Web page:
Home Lifestyle Why Jerry Seinfeld is suing his Porsche dealer

Why Jerry Seinfeld is suing his Porsche dealer

Your Money Live looks at the counterfeit car economy.

Jack Derwin

Digital Journalist, Your Money

It’s no secret that Jerry Seinfeld loves cars and Porsches in particular.

The billionaire comedian’s entire collection famously held around 150 cars at one stage, including the world’s largest Porsche collection.

He even went so far as to launch his own show featuring them, the self-explanatory ‘Comedians In Cars Getting Coffee’.

The 1958 Porsche Carrera in question
The 1958 Porsche Carrera in question

So it came as a surprise when this week one of the many vehicles Seinfeld has bought and sold over the years was found to be a fake.

The Australian motoring writer and PR industry veteran John Connolly gave Your Money Live the lowdown.

“In 2013, he bought a Porsche in California from a dealer – as you said a very rare 1958 Carrera 356. He went to auction with about 10 of his Porsches about two years later and he did pretty well [and] he got $22 million for the 10 cars,” Connolly said

The Carrera 356 was bought for about $2 million by Fica Frio, a company based in the Channel Islands.

The trouble came however when they on-sold it to an Englishman who recognised the car as a fake.

Jerry Seinfeld gives a thumbs up as he takes a seat on The Tonight Show With Jay Leno, during the taping Thursday night, May 14, 1998, in Burbank. (AAP/AP Photo/Pool, Mark J. Terrill)

“Fica Frio is suing Jerry, and Jerry – it was announced today – is suing the dealer who sold it to him,” Connolly said.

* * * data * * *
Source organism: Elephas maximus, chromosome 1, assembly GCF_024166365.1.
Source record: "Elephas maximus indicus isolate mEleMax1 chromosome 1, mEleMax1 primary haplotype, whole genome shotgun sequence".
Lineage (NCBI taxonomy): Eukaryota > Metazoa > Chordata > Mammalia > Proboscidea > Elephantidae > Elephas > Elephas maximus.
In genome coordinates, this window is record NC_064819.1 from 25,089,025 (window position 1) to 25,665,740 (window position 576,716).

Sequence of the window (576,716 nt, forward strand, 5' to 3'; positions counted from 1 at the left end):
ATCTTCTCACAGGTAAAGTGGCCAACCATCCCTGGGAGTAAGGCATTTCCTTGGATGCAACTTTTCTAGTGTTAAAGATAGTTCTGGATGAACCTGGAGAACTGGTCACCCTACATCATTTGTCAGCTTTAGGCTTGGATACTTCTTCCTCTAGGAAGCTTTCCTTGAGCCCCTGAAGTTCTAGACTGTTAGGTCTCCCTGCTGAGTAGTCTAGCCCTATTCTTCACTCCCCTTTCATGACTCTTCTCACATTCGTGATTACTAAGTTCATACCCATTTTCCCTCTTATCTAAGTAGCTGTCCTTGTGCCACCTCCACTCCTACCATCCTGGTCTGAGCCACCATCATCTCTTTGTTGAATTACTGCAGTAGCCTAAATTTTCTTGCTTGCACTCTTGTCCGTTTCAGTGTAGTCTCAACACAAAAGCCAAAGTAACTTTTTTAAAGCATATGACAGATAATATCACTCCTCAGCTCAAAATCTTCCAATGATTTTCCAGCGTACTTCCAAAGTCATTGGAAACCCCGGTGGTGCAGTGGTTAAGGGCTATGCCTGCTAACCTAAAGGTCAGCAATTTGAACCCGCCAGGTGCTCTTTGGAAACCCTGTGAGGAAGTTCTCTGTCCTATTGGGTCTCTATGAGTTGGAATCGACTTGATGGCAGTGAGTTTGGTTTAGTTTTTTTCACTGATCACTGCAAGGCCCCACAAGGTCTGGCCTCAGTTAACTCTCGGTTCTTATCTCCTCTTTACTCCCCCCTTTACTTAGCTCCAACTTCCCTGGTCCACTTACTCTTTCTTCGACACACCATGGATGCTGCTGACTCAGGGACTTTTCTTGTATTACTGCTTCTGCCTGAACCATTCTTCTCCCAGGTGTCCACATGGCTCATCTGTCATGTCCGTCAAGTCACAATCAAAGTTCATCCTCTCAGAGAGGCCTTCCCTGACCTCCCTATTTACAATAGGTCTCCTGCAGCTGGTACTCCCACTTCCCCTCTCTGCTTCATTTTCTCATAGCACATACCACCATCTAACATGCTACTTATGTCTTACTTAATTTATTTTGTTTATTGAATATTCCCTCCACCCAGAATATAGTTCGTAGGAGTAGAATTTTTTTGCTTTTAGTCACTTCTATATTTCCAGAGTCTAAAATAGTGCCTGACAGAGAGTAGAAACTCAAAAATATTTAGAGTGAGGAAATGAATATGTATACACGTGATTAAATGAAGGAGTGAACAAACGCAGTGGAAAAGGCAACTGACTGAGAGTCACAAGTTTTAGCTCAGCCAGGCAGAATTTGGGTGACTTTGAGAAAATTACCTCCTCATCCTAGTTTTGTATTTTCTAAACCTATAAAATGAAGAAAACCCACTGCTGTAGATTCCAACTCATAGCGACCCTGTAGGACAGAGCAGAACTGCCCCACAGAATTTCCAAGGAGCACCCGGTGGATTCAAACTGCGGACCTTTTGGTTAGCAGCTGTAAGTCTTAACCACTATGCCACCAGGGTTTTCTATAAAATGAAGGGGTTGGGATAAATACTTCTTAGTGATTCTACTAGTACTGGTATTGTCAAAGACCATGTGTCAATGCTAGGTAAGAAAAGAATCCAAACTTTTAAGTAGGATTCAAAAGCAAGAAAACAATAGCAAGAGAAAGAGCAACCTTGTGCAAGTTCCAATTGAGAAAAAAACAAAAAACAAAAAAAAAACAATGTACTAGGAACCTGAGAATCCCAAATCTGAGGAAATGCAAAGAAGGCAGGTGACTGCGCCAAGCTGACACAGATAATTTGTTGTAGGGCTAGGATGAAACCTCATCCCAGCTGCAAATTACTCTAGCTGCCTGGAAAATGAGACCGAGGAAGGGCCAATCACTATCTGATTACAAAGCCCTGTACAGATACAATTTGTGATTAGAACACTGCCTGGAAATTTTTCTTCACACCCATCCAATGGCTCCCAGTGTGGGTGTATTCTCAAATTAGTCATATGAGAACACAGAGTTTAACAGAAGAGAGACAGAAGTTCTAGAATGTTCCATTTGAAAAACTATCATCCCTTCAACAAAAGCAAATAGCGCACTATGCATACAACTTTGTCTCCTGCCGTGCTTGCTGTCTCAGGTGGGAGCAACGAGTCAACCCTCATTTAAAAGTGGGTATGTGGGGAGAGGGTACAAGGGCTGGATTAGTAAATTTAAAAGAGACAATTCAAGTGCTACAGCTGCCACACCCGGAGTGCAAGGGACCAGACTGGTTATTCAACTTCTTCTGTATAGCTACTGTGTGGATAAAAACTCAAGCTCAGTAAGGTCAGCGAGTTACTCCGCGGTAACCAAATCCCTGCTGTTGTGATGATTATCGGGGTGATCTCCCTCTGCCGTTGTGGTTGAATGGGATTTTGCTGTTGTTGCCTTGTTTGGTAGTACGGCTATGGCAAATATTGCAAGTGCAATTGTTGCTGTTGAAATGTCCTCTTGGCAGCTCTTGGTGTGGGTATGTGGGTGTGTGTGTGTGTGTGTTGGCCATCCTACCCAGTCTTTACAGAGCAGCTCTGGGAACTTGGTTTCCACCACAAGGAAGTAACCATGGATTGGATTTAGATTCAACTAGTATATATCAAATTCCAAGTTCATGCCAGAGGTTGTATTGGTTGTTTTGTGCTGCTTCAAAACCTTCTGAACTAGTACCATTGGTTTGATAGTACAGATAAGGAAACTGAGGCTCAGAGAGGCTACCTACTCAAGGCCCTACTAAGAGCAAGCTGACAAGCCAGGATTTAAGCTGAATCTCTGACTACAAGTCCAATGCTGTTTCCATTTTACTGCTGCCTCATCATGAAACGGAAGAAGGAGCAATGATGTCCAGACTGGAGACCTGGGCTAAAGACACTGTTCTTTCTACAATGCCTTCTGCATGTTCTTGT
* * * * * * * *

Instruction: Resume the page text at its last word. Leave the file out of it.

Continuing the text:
“It’s a lawyers’ plum pudding. It’s fantastic for them, not much for anyone else.”

Considering that it took years and many sets of eyes before it was declared a fake, just how hard is it to identify a phony car?

“It’s extraordinarily hard because even at the Porsche factory if you call up, there might be three records on it,” Connolly explained.

“Secondly, the quality of counterfeit cars and what they can do is quite extraordinary. There’s only probably 10 or 12 people in the world that could have picked up the flaws in this car,” he said.

The payoff for fraudsters also means there’s no short supply of fake cars hitting the market.

“When some of these cars go for $20 or $30 million… there’s a real incentive to doctor one,” Connolly said. “You can build these things for about $20- 30,000 [in Thailand] and you can sell them for $100-200,000 in the US or the UK.”

While picking a fake might be tough, the story is sure to have buyers of vintage cars looking under the hood tonight.

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